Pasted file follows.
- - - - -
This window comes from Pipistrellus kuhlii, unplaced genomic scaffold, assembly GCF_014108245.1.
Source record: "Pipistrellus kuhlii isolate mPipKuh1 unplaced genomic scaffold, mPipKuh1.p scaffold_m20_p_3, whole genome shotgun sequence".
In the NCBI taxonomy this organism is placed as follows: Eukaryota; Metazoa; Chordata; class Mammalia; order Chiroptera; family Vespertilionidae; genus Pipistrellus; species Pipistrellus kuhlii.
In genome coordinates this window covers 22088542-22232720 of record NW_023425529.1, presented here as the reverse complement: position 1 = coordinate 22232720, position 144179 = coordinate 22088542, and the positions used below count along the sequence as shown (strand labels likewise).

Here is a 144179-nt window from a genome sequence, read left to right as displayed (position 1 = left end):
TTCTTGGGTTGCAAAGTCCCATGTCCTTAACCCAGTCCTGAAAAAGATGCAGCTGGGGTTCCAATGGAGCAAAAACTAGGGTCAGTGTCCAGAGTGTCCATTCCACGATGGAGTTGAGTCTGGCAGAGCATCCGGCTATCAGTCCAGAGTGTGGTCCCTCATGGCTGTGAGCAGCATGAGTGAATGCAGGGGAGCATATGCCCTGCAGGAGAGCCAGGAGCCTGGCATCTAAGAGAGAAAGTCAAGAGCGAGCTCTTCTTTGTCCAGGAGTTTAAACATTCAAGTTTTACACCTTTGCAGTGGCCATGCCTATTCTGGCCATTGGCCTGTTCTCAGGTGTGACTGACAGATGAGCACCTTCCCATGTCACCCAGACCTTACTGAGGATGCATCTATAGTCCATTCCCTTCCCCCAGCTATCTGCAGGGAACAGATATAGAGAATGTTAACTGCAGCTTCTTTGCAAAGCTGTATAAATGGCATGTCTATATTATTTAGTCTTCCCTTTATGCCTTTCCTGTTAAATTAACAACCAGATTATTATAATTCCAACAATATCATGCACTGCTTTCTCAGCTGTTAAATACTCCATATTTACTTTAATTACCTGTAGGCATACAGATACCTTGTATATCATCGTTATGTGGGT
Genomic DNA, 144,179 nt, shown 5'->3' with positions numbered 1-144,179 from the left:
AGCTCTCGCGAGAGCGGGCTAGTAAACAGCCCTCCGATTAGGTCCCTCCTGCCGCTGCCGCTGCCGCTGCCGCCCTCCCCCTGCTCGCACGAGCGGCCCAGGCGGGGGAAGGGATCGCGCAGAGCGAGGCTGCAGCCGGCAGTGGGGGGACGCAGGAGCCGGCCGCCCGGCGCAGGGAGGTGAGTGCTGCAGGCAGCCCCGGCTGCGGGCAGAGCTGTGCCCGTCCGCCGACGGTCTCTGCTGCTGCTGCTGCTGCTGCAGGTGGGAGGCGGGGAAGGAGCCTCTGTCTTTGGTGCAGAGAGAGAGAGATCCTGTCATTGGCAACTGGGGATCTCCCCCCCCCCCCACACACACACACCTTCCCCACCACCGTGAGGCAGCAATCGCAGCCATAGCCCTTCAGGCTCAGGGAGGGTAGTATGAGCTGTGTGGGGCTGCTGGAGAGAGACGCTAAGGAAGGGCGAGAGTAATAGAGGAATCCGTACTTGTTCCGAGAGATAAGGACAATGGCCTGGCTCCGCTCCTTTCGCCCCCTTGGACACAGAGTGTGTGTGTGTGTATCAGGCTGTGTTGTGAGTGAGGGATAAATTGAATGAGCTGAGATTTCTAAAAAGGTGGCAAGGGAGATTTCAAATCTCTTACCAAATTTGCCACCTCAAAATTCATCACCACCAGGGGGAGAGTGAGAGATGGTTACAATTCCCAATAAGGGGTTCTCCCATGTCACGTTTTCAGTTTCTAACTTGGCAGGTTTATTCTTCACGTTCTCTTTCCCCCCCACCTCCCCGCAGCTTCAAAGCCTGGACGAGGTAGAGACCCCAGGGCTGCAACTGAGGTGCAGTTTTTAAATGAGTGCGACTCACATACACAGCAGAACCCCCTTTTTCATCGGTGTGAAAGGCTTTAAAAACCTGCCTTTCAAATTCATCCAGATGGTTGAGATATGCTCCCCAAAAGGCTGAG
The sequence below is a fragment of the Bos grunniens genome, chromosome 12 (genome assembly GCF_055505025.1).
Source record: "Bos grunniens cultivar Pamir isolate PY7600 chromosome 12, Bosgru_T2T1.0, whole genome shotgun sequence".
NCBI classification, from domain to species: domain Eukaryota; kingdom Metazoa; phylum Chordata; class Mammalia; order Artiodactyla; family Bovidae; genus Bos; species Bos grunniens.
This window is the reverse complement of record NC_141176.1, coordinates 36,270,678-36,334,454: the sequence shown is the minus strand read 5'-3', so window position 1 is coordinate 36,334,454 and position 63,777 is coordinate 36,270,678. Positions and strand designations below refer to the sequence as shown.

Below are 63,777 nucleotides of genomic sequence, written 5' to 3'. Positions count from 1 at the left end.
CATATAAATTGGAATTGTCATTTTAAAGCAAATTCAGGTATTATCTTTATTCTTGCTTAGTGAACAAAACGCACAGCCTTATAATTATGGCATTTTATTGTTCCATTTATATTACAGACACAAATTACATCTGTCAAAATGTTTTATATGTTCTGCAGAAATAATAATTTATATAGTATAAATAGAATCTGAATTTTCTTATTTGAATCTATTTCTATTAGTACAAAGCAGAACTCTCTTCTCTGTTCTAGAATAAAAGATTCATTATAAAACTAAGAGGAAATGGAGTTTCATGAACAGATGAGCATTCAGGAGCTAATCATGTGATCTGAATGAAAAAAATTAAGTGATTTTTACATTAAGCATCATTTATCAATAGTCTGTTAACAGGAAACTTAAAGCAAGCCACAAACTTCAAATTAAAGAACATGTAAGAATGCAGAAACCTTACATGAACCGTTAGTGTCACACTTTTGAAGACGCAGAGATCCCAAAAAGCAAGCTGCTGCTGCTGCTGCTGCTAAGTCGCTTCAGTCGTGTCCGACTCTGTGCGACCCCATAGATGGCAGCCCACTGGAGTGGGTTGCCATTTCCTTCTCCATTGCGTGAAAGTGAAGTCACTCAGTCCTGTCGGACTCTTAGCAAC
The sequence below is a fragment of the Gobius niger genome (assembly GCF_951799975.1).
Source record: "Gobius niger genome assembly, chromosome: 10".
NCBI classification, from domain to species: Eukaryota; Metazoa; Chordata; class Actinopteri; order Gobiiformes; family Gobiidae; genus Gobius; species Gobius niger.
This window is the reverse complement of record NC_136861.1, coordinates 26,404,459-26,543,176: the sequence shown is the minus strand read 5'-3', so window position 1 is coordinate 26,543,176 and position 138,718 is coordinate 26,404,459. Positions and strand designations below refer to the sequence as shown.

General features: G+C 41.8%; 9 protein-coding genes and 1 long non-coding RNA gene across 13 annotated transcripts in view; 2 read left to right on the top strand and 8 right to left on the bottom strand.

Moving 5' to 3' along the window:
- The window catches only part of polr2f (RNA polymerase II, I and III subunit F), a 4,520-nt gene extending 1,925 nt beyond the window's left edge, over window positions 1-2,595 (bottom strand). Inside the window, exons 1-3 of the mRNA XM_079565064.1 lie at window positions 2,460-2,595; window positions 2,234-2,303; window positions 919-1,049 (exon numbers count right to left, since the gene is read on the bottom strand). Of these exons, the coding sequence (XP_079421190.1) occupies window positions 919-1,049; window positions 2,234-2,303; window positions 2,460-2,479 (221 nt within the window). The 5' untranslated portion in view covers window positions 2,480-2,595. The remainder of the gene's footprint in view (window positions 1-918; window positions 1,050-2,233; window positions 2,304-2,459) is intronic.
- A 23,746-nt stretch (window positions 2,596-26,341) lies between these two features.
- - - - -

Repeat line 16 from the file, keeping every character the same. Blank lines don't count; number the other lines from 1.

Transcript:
Source record: "Gobius niger genome assembly, chromosome: 10".